What will $20 million do to lessen congestion? | Tim Talk | Tim Hunt | PleasantonWeekly.com |


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By Tim Hunt

What will $20 million do to lessen congestion?

Uploaded: Jul 8, 2014

Following up on the post about the Alameda County transportation sales tax extension, it allocates $20 million to analyze and upgrade the Interstate 580/680 interchange.
Compare that with $400 million for the very expensive extension of BART to Livermore and the $132 million allocated to improvements on the Highway 84 corridor between Livermore and Sunol. The Highway 84 improvements can have a direct positive effect on the 580/680 interchange by providing an efficient route to southbound 680 in Sunol.
If the Highway 84 improvements allow southbound 580 commuters to save time, they will embrace it. The open question—the huge one—is whether anything less than a full-fledged freeway with a full interchange at 84/680 can improve mobility enough that motorists will readily take the alternative.
Discussing transportation, I already have posted about the governor and Democrat leaders diverting cap-and-trade revenues (another great government scam) to the high-speed rail. That was $250 million this year and 25 percent of annual revenues in the ongoing years. The environmental documents already show that the high-speed rail does not reduce greenhouse gases—so the legality is being appropriately challenged.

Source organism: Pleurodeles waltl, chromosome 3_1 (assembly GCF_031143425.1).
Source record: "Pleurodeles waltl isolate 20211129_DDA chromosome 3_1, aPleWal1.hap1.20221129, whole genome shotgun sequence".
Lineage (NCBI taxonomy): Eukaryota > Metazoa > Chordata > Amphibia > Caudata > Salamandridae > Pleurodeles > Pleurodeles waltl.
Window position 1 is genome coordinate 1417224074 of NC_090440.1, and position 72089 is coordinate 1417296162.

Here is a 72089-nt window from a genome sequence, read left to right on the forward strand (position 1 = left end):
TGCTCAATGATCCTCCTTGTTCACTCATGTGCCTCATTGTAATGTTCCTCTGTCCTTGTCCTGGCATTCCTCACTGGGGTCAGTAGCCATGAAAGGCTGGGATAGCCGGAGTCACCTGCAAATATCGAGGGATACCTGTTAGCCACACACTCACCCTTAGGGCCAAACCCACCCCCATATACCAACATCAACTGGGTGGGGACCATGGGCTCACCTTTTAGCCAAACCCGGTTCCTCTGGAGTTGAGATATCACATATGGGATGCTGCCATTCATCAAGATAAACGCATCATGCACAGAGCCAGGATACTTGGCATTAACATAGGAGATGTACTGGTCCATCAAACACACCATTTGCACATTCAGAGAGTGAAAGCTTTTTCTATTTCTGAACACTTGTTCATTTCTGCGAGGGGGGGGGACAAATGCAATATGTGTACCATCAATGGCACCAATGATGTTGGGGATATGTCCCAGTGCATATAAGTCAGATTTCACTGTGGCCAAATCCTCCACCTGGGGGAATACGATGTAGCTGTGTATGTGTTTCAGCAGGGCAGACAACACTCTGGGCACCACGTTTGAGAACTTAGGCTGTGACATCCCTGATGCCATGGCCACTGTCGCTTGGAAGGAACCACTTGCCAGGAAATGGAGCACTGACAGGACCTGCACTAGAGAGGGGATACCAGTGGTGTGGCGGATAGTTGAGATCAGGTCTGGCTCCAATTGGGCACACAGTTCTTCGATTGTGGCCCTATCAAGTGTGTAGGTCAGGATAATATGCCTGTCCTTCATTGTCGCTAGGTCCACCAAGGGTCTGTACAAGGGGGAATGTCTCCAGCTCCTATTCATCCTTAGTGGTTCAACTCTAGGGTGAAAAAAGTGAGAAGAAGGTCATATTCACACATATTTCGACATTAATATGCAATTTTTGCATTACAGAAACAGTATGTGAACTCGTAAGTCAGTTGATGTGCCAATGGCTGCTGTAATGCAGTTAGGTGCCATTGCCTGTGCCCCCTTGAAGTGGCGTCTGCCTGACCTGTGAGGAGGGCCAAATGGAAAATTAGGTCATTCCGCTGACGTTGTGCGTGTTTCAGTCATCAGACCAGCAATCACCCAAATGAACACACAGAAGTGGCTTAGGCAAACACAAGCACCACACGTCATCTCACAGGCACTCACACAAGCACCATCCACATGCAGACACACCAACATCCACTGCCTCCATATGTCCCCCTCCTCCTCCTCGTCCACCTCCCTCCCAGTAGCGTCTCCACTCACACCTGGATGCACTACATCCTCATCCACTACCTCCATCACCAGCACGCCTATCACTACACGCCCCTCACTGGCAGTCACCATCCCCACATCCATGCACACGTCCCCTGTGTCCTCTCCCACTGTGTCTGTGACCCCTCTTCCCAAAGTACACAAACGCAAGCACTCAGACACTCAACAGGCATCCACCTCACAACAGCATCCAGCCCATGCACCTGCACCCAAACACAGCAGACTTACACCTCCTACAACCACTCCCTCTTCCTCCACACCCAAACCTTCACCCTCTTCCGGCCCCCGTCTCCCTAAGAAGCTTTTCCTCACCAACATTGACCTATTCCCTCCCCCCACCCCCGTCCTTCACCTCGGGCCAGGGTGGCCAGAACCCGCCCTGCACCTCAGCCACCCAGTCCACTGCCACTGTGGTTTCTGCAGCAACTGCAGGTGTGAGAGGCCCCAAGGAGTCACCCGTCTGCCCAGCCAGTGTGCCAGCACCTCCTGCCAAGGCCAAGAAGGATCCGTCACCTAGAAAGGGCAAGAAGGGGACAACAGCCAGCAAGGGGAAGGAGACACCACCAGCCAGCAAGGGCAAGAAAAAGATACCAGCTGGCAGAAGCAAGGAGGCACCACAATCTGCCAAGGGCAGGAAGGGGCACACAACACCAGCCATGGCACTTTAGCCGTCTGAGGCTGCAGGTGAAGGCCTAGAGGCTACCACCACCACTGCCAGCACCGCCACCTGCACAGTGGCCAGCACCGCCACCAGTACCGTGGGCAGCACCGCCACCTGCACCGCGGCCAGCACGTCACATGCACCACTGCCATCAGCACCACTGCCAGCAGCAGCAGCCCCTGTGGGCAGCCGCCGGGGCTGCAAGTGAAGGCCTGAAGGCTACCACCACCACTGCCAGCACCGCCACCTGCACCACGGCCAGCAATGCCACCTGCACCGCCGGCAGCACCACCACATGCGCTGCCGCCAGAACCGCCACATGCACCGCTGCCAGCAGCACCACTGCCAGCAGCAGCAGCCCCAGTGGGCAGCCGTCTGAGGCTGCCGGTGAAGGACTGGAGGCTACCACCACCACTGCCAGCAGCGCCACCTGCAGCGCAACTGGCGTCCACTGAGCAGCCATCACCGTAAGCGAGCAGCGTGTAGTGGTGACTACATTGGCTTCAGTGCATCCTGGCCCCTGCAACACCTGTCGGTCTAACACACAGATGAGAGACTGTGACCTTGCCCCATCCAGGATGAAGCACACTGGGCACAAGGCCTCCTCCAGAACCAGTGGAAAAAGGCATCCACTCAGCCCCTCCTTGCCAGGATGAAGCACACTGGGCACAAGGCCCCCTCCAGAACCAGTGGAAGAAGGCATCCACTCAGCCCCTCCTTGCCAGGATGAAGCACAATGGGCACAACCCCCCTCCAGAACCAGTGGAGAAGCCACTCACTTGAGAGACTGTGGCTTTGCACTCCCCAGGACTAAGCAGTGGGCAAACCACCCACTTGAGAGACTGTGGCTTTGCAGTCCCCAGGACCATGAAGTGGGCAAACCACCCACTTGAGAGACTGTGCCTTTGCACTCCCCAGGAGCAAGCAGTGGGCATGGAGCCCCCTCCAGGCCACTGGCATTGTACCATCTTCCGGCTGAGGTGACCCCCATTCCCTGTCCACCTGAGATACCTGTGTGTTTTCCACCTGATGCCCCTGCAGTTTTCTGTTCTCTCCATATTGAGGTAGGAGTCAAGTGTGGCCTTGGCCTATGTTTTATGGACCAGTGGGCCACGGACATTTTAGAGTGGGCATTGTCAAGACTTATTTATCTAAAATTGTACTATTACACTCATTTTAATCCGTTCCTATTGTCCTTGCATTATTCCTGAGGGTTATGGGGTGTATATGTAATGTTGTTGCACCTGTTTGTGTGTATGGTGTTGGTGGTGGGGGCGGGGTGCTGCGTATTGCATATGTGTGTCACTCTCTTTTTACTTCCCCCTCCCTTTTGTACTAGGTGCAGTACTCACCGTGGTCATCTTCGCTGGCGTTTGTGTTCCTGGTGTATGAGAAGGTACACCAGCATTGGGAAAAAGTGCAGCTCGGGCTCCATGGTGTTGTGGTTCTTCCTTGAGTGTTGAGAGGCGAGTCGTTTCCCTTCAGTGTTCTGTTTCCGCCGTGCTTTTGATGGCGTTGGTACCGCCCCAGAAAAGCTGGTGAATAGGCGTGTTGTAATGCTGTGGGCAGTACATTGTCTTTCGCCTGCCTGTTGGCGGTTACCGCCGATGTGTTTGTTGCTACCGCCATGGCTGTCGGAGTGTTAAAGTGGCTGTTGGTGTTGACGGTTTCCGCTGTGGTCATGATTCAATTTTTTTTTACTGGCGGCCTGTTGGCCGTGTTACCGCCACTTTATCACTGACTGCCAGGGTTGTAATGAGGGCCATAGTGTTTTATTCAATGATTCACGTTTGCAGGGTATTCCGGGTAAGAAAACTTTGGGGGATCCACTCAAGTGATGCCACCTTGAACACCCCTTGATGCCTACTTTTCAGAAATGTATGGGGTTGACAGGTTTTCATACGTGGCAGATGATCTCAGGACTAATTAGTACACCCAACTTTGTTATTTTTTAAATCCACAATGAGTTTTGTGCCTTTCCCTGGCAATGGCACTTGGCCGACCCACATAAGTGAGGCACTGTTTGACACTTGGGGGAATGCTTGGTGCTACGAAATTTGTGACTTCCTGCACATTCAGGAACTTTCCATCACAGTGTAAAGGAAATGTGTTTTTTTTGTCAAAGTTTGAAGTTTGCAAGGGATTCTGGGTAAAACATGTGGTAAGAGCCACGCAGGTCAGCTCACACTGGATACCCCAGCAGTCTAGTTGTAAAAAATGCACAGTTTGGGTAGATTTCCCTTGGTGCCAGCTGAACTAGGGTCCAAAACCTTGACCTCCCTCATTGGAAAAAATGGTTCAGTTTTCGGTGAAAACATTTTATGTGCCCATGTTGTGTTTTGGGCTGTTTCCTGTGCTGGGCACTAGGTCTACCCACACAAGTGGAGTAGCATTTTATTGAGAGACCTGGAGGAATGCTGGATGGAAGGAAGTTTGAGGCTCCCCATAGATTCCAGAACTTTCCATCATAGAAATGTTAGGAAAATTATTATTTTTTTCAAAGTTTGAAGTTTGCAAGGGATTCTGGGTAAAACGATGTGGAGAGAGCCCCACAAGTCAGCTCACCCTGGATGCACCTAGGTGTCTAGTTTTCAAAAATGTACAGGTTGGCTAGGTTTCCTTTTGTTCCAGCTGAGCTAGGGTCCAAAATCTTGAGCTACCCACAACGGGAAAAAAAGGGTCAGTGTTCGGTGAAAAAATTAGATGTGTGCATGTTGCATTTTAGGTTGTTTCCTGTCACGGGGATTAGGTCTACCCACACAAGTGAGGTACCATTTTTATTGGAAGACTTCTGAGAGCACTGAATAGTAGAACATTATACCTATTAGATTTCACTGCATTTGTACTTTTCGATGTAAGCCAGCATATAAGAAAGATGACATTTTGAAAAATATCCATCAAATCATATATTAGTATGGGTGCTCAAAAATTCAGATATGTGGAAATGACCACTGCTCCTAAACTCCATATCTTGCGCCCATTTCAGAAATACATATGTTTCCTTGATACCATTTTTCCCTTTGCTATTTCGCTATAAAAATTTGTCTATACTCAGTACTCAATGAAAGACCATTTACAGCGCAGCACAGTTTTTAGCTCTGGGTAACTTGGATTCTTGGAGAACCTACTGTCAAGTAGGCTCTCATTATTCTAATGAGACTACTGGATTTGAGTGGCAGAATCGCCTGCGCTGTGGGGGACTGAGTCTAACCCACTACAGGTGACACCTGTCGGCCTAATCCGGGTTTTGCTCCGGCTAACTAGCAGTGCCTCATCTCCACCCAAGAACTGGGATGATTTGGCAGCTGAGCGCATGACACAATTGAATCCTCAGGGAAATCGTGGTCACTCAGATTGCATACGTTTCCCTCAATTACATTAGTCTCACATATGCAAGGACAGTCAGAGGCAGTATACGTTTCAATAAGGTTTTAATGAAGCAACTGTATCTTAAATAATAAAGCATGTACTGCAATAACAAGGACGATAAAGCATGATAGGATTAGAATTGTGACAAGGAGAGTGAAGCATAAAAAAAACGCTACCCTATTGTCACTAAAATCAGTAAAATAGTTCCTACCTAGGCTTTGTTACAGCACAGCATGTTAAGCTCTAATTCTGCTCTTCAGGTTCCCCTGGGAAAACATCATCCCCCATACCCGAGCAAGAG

What's equally interesting is that incoming Senate leader Kevin De Leon of Los Angeles was quoted in the Los Angeles Times as saying the Legislature needed to save the governor from himself on the high speed rail. De Leon also said that the high-speed rail early expenditures would be much better if they were loaded in the metropolitan areas north and south so there was a payoff in lessening commute traffic. That brought up a route from Palmdale to Burbank that, because of mountains and urban areas, will be very expensive to build, but actually might be utilized by passengers.
Other reporting pointed out that if the pols were really interested in maximizing ridership, the route would run along the coast between San Diego and Los Angeles—trains that currently are well utilized by riders.
The governor, who took office with the state facing massive annual deficits, helped erase that by cutting spending and convincing voters to pass "temporary" tax increases in 2012 that are scheduled to expire in 2017. He's worked hard to be fiscally responsible in many areas, but continues to ignore reality when it comes to high-speed rail.